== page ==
Investigating the role of androgens in myometrial biology during pregnancy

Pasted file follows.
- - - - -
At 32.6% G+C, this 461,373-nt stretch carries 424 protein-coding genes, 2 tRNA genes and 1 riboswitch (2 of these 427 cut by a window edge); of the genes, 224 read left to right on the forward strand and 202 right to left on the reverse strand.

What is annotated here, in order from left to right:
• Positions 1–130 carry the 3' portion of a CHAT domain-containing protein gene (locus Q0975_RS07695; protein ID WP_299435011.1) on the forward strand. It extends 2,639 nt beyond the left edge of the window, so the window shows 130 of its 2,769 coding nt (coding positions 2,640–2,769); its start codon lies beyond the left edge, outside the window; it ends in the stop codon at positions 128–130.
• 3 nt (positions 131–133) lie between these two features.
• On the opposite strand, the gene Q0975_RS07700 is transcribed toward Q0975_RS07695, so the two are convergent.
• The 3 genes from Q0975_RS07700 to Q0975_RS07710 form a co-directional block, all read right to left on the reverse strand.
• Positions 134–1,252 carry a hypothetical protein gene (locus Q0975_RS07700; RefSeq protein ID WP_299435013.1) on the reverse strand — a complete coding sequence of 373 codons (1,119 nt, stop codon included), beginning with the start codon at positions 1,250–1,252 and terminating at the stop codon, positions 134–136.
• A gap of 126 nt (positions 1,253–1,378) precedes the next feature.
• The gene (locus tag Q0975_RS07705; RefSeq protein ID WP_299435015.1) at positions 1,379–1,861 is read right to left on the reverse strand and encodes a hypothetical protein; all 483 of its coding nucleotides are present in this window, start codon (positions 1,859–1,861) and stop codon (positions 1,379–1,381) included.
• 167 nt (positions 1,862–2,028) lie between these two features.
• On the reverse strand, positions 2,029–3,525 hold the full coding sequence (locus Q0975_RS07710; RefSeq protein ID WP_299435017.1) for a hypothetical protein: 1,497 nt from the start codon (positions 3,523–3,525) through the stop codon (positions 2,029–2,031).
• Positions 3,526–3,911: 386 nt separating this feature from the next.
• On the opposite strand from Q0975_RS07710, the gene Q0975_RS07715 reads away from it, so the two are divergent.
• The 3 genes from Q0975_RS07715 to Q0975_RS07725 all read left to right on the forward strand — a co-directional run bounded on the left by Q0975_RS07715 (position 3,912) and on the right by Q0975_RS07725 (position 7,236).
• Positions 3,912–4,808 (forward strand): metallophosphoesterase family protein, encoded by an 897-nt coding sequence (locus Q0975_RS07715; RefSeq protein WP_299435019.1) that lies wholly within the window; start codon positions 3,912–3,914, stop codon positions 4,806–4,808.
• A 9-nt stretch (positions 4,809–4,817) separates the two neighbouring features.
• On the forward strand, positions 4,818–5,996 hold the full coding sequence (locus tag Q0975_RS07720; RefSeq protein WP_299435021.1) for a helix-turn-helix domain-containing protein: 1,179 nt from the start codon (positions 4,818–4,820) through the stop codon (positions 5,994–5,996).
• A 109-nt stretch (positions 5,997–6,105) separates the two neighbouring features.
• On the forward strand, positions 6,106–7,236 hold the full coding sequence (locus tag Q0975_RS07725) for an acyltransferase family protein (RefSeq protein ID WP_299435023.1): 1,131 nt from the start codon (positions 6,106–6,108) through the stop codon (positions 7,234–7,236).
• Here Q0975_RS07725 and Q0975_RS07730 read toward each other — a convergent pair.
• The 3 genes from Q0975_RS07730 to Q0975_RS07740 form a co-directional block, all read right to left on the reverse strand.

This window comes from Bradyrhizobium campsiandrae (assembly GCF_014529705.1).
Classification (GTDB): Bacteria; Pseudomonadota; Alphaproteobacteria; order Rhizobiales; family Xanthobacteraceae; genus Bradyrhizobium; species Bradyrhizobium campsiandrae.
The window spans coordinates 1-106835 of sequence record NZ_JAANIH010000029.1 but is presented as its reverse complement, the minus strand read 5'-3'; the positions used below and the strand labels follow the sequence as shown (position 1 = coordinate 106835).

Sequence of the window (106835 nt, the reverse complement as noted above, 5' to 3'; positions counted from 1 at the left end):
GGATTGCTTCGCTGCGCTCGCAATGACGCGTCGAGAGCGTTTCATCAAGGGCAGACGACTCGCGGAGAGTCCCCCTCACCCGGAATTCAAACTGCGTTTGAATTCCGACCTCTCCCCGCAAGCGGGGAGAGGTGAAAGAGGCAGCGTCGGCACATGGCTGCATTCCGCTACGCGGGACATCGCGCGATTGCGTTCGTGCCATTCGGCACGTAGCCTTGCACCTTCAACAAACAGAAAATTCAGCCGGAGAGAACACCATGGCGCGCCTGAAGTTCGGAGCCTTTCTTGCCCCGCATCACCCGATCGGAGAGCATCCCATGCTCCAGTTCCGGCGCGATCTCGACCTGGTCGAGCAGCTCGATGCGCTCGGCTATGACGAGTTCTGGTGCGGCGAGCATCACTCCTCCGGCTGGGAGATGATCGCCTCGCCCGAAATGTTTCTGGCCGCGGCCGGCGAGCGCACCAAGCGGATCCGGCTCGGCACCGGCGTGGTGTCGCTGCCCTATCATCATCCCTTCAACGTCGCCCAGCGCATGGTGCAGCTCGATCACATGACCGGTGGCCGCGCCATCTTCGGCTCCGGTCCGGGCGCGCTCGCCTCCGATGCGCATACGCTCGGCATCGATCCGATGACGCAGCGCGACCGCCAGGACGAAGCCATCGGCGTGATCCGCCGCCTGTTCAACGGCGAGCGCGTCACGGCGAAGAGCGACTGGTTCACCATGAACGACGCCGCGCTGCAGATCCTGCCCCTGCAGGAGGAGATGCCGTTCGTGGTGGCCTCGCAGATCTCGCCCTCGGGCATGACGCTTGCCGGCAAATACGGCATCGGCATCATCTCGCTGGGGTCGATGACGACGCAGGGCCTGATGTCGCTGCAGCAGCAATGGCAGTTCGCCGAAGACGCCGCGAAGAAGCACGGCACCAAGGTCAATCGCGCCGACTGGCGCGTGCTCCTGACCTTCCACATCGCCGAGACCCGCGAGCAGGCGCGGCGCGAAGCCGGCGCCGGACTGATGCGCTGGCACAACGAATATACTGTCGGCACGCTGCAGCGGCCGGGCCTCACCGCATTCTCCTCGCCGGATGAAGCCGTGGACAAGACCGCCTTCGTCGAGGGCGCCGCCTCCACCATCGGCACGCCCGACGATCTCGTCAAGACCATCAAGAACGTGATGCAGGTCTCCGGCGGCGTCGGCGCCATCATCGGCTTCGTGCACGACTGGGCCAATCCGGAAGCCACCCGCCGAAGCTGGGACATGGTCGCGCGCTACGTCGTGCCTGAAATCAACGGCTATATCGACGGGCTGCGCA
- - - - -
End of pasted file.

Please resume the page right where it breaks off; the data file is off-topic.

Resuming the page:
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Understanding the physiology of pregnancy enables effective management of pregnancy complications that could otherwise be life threatening for both mother and fetus. A functional uterus (a) retains the fetus in utero during pregnancy without initiating stretch-induced contractions and (b) is able to dilate the cervix and contract the myometrium at term to deliver the fetus. The onset of labour is associated with successful cervical remodelling and contraction of myometrium, arising from concomitant activation of uterine immune and endocrine systems. A large body of evidence suggest that the action of local sex hormones may drive changes occurring in the uterine microenvironment at term. Although there have been a number of studies considering the potential role(s) played by progesterone and estrogens at the time of parturition, the role of androgens has received less scrutiny. The overarching aim of this thesis was to investigate the potential roles of androgens in myometrial biology at the time of pregnancy. We examined both the genetranscription dependent (genomic) and independent (non-genomic) action of androgens on the uterine smooth muscle, employing in vitro, ex vivo, and in vivo approaches. We found that the androgen receptor (AR) mRNA was significantly increased in the myometrium during labour when compared to the term non-labouring myometrium. Our gene expression studies revealed that ligand-dependent AR signalling in the myometrium might play a role in regulation of uterine smooth muscle cell contractility. We explored the effect of androgens on contraction of uterine smooth muscle strips obtained from both human myometrial biopsies collected at term and murine uterine horns. We found that testosterone (T) and dihydrotestosterone (DHT) in a range of 10-100 μM concentrations rapidly relaxed spontaneous and oxytocin-initiated contractions. The relaxant effect was not mediated by the classical intracellular AR nor was cell-surface initiated as shown by experiments employing a specific AR antagonist (flutamide) and a cell-surface impermeable androgen (TBSA). We investigated whether the relaxant effect was specific to androgens or a generic effect of sex hormones. We demonstrated that both estradiol (E2) and progesterone (P4) were also capable of relaxing the human and murine myometrium at the same dose range. In addition, a sex hormone “cocktail” (all four sex hormones combined at 10 μM dose each) mimicked the relaxant effect that each individual sex hormone elicited at a 40 μM dose, implying that the effect was possibly attributable to the steroid structure of the sex hormones. To study the underlying molecular events that mediate the relaxant effect of sex hormones observed ex vivo, we employed two human myometrial cell lines namely PHM1-41s and UtSMCs. We demonstrated that the androgen-induced relaxation in vitro was not induced by cell death but was mediated by a physiological mechanism whereby incubation with the androgen impaired the stimulated-Ca2+ entry into the uterine myocytes, which in turn resulted in poor phosphorylation of myosin light chain protein. Finally, we conducted a pilot study to explore the hypothesis that administration of androgen could relax the uterine muscle in vivo. We utilised a mouse model of infection-induced preterm labour, where infection was induced by intrauterine administration of liposaccharide (LPS) on day 17 of murine pregnancy. Our preliminary data showed that intrauterine administration of DHT on day 17 did not significantly reduce the rate of LPS-induced preterm birth in the doses tested in this study. In conclusion, the androgen-induced in vitro tocolysis appears to be sex hormone-specific rather than androgen-specific. Therefore, sex hormones might have the potential to be used for effective in vivo tocolysis to inhibit premature-initiated contractions. Our investigation of the androgen-dependent signalling in the myometrium contributed to the development of novel hypotheses regarding the role of androgens in the regulation of the phenotypic transition of MSMCs during pregnancy. These hypotheses remain to be confirmed in future studies.